Some Horrible Person Stole $3,000 From Woman Who Just Wanted To Adopt Some Cats

Not the kittens in question. Just more cute ones. (catastrophegirl)

Not the kittens in question. Just more cute ones. (catastrophegirl)

Cats! We love’em. Well, lots of us do. But despite that urge for a cuddly companion to call your own, it’s good to remember that you should always be careful when buying pets from someone you don’t know. One woman looking to bring two new kittens into her home found that out the hard way when she sent $3,000 to a stranger, and got exactly zero cats in return.

The self-proclaimed cat fancier from Colorado has two cats but wanted to add another two to her home, admitting to 9 News, “I do love cats. These are my babies!”

She searched for kittens on a cat adoption website and found two potential sellers, one of which she decided sounded legit.

He was offering two sphynx kittens (almost hairless, funny ears, sometimes wear coats) and set an initial fee before asking for another thousand dollars to buy health insurance for the cats, as well as fees for things like a crate.

“It sounded like a good deal. It sounded really easy. I said I would go to Utah and he says, ‘Oh no.’ He has a special company that will bring them right to the door. And that’s where it began,” she explained.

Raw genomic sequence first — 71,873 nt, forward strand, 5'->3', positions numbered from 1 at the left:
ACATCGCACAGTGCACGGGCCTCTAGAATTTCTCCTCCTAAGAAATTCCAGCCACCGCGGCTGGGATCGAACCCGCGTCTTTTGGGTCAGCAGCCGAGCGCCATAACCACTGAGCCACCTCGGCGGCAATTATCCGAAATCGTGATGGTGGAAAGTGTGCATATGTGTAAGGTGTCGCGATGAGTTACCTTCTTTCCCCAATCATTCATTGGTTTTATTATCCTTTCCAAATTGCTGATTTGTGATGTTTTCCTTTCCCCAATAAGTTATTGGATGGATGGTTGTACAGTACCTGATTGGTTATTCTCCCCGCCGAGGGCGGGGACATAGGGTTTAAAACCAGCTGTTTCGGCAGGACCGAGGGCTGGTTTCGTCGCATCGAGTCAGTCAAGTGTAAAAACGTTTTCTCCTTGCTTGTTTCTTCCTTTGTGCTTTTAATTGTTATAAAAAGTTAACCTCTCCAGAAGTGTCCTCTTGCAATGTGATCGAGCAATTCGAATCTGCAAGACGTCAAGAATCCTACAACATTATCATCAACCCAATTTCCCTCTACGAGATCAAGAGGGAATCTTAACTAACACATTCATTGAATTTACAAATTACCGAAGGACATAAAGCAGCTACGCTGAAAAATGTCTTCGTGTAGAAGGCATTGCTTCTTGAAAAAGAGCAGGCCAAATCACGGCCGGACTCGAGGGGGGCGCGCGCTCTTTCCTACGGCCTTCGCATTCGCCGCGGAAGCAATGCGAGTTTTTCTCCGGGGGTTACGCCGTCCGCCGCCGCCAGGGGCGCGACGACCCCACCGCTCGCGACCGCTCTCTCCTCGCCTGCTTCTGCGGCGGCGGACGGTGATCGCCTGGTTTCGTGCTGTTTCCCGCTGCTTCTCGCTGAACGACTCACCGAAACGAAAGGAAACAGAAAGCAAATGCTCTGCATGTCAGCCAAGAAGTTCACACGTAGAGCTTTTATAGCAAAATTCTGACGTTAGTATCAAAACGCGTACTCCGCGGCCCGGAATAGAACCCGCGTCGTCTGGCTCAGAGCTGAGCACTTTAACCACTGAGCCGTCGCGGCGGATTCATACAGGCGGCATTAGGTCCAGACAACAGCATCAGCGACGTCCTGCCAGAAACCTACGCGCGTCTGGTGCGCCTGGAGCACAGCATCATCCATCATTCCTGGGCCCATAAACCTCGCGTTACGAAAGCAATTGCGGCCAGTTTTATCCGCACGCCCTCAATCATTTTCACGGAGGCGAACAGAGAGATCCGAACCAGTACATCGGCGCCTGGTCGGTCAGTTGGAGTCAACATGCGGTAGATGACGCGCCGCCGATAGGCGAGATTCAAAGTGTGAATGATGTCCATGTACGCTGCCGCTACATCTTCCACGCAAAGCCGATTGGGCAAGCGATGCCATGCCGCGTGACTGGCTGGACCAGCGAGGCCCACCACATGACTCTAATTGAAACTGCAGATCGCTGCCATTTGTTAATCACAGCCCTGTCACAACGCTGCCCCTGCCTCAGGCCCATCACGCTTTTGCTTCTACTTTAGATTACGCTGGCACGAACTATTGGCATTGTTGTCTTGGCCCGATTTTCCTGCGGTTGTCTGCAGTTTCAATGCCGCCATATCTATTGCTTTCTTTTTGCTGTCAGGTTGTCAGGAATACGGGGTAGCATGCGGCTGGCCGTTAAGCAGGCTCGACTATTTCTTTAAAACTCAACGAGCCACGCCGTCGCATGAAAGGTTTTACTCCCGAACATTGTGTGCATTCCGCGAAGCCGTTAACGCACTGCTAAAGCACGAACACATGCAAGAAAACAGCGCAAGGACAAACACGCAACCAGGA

So she cooperated and sent him about $3,000 tall told on a re-loadable debit card and later, Western Union. That’s when things got weird — the destination that popped up when she was sending those funds came up as Cameroon, in Africa.

She realized she’d been scammed, admitting that she was perhaps thinking with her heart, and not her brain.

“Well unfortunately a big heart doesn’t pay the bills,” she said, advising others not to send money to anyone who asks for it.

It’s always a good idea to remain vigilant — if someone requests money through Western Union or a reloadable card, don’t do it, especially for things like insurance, processing or paperwork. Ask for a phone number you can call to speak with someone in person at the business, and check out their past dealings with the local Better Business Bureau or the State Attorney General’s Office.

Or heck, head to a rescue shelter and pick up some new friends right away for free.

*Thanks for the tip, Joe!

Woman loses thousands to cat adoption scam [9 News]